Bleecker Street’s Leave No Trace follows a military vet, Will (Ben Foster), and his daughter Tom (Thomasin Harcourt McKenzie), who have lived off the grid for years in the forests of the Pacific Northwest. Their lives are turned upside down when they are put into social services and live in conventional housing and adjust to modern life — smartphones and all. Amidst all the loudness and grandeur landscape of film, director/writer Debra Granik wanted to lean into the quietness of Will and Tom’s off-the-grid lifestyle for the film.
“The story was quiet because they were living undetected,” Granik said during Deadline’s The Contenders Los Angeles awards-season event Saturday afternoon. “It needed to be quiet to understand who they were.”
She adds that many films are expected to be loud and boisterous, but with this story of acclimation she kept it quiet as we see father and daughter adapt because, with all the noise we usually see in film, we pass the risk of missing important details of the character and the movie.
The film puts a focus on vets in the heartland, but Granik was also interested in the life of a teenage child of a vet, and with Tom, she wanted to explore how she was learning from this man that she loves and relies on in a rich set of circumstances that involves navigating and acclimating to a new life — which includes the “battle of the smartphone.”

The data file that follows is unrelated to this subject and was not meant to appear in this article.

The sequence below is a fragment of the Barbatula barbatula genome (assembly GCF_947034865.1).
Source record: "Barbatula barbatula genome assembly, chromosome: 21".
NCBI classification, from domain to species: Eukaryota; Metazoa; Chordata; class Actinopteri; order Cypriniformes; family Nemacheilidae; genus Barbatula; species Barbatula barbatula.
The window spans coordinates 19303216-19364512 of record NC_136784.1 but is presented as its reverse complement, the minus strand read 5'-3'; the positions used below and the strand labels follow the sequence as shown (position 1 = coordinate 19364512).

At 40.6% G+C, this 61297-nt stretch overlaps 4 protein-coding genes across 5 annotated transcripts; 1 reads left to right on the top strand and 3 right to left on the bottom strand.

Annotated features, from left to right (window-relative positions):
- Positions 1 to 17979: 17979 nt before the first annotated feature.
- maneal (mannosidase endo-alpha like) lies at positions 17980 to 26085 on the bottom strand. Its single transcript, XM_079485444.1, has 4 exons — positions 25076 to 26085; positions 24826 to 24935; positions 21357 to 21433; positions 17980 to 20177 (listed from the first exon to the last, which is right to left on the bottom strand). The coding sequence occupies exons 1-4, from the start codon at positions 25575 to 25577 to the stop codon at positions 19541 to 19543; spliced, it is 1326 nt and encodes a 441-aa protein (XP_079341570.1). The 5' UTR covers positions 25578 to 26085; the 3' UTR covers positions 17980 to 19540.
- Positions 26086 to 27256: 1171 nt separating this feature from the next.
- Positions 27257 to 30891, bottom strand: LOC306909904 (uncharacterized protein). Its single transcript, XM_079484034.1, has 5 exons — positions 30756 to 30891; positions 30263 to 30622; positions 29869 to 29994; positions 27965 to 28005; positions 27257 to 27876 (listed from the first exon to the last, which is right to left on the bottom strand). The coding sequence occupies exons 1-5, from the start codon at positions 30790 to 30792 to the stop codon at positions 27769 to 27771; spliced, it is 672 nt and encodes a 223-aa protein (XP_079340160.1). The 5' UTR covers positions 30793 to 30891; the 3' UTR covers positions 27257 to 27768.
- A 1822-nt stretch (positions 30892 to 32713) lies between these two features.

Will is certainly aware of smartphones, but as he puts it, he wants us to be able to think our own thoughts. Granik says the film also explores what it takes to live in a hyper-connected society and to think our own thoughts before ejecting it out into the world into amplified chatter. “It’s a tense situation in a modern world,” she said of Tom and Will’s relationship with the onslaught of technology and social media.
Ultimately, it’s a story about a parent and child. For Will, he’s living against the grain and to have a child seeing an attempting to dive into this new world is a challenge. “It’s a threat to not be like everyone else,” she said.
“I was influenced by really rich work with vets, their family, and children,” she adds. “I hope it comes out in the film.”